We are both responding to the current crisis and trying to do particular interventions, including financial inclusion, earlier. One of the few silver linings has been a massive increase in digital social payments across the world, predominantly to poor women in developing countries. We’ve helped support efforts in places like Pakistan that have done this very successfully, and we hope those will be platforms that actually allow women to build digital wallets and digital payment systems, which we know from previous evidence helps build long-term financial resilience for women who are better able to invest in their families.
There have also been other challenges. Qualitative data shows increase in gender-based violence in many countries during some of the lockdown phases, and so this is a moment when we really have to tackle that.
The underlying issue of gender equality is one that has been talked about a lot, but action has been a little slower on the ground, unfortunately. There is a key moment coming up later this year, which is the Generation Equality Forum that was originally supposed to be scheduled last year to mark the 25th anniversary of the historic Beijing women’s conference. That got postponed because of COVID. It now will be held, probably virtually, and hosted by President Macron in Paris later this year.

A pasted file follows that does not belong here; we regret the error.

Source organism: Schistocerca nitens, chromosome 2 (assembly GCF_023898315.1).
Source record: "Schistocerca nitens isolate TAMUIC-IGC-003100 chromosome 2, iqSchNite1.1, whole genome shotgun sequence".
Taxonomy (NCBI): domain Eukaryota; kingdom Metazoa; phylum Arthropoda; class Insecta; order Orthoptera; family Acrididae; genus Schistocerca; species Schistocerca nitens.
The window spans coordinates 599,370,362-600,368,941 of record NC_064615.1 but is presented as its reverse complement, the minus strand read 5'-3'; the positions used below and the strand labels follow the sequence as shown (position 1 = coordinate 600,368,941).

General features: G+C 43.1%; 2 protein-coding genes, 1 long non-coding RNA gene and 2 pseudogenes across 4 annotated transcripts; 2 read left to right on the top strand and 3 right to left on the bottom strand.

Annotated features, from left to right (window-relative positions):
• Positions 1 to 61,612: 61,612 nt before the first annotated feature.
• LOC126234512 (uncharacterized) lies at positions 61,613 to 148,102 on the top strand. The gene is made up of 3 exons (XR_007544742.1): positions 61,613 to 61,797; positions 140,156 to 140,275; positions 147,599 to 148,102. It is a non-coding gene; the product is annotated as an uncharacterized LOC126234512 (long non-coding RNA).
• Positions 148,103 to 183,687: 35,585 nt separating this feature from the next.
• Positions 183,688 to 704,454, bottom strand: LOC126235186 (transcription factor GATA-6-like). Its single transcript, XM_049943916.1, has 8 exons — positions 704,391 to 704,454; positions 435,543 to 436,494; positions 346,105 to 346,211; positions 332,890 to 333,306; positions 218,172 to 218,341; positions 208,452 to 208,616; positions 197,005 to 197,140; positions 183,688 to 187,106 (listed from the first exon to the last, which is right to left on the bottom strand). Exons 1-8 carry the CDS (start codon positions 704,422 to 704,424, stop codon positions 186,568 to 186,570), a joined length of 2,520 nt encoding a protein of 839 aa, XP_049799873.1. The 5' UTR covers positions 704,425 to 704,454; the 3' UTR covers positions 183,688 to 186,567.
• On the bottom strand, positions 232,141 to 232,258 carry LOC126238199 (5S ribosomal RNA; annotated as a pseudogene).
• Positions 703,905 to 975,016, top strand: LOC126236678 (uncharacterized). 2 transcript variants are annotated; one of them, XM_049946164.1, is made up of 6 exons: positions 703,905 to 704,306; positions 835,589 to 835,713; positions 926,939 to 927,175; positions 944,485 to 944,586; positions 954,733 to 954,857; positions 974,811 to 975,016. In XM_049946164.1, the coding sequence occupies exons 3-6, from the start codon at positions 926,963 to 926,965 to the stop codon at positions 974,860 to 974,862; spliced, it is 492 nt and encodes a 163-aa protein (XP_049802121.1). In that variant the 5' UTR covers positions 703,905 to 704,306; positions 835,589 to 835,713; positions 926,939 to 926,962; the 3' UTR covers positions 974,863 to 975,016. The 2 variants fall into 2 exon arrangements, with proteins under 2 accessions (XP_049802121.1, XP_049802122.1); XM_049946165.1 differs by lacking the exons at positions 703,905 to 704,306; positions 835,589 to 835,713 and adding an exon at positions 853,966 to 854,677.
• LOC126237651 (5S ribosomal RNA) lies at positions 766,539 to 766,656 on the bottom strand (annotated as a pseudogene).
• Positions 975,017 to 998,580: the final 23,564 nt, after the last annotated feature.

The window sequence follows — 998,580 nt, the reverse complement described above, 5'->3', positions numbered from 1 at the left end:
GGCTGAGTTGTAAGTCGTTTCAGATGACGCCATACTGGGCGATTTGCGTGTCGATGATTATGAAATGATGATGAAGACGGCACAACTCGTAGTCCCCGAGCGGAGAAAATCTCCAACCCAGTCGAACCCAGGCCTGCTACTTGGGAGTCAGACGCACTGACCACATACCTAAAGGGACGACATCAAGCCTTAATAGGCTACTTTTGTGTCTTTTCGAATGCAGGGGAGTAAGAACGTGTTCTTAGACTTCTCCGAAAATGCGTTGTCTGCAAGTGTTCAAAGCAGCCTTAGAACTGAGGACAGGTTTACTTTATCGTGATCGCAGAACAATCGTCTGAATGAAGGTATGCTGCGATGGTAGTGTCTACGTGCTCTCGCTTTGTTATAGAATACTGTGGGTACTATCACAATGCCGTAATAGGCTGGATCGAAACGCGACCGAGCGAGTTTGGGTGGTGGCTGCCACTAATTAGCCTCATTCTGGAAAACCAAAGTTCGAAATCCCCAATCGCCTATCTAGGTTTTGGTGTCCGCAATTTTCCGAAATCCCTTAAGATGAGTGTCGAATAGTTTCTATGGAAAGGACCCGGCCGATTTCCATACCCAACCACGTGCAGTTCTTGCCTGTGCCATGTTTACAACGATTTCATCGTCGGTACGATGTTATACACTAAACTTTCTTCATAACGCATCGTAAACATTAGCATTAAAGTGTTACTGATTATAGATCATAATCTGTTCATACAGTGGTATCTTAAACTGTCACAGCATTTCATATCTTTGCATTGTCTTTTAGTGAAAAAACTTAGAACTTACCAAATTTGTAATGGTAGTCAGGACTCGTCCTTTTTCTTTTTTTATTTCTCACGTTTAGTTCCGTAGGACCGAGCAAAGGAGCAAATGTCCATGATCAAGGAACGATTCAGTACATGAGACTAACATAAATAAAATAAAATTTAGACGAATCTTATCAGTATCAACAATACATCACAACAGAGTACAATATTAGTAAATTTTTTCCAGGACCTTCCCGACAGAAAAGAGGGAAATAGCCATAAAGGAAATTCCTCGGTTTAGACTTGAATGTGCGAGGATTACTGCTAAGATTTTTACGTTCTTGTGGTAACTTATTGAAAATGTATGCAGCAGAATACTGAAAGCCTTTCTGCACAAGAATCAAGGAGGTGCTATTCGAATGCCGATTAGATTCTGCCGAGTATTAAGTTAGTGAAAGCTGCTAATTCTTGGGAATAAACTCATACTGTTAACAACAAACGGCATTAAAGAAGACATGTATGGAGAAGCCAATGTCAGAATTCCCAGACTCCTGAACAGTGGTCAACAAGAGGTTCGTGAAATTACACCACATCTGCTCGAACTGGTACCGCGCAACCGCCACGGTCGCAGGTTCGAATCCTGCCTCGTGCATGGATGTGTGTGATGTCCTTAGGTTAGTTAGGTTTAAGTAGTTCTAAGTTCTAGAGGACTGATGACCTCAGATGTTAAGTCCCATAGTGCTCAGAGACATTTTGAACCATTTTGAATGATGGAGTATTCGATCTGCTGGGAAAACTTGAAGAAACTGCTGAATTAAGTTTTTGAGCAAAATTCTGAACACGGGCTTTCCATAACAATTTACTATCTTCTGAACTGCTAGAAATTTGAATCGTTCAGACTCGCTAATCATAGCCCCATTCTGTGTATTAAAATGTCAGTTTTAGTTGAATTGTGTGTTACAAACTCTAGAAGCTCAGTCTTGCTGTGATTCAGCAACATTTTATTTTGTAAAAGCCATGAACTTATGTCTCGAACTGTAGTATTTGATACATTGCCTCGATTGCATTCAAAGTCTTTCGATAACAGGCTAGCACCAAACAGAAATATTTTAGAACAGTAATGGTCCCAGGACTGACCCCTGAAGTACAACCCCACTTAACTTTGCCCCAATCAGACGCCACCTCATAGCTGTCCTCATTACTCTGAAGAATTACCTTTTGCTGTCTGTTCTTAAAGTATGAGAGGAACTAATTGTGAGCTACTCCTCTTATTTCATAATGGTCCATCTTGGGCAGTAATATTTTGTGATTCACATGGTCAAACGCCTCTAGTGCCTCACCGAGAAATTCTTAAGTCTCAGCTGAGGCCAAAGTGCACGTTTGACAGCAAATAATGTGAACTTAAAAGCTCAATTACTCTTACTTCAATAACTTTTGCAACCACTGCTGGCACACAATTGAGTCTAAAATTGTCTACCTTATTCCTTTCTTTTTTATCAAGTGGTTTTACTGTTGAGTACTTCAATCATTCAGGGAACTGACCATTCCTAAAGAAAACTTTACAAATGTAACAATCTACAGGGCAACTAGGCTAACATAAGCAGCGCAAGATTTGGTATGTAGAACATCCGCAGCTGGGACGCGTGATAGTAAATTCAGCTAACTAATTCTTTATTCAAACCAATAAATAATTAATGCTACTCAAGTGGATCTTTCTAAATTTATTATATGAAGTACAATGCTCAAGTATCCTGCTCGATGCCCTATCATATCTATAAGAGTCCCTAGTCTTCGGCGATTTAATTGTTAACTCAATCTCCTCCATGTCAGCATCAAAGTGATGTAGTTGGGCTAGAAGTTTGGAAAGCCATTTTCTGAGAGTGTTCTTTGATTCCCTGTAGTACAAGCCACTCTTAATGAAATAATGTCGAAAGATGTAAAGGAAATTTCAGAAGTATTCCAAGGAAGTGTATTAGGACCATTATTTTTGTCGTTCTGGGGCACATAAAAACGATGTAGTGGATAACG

That really needs to be a moment that sets out a clear set of follow-up agendas and measurable implementation. The rhetoric around gender equality has been very strong in recent years. What’s been less strong is the actual implementation. Whether it’s in the areas we work in—for example, how you support smallholder farmers, 50 percent of whom are women who tend to have access to smaller plots of land, have fewer extension services, have less time available to farm, and are less likely to get credit—all of those challenges are things that need to be tackled, and you can move that across sector by sector. So it’s a huge priority for us.
We’ll be putting a lot of effort into that Generation Equality Forum. I was actually speaking to the executive director of UN Women yesterday, which is the UN agency charged with holding this, and trying to see how we can really build some platforms across the private sector, across civil society, across governments, to move that agenda forward.”
The full transcript of Mark’s conversation covering all eight of the questions and his answers is available at The Gates Foundation: Mark Suzman One Year Reflections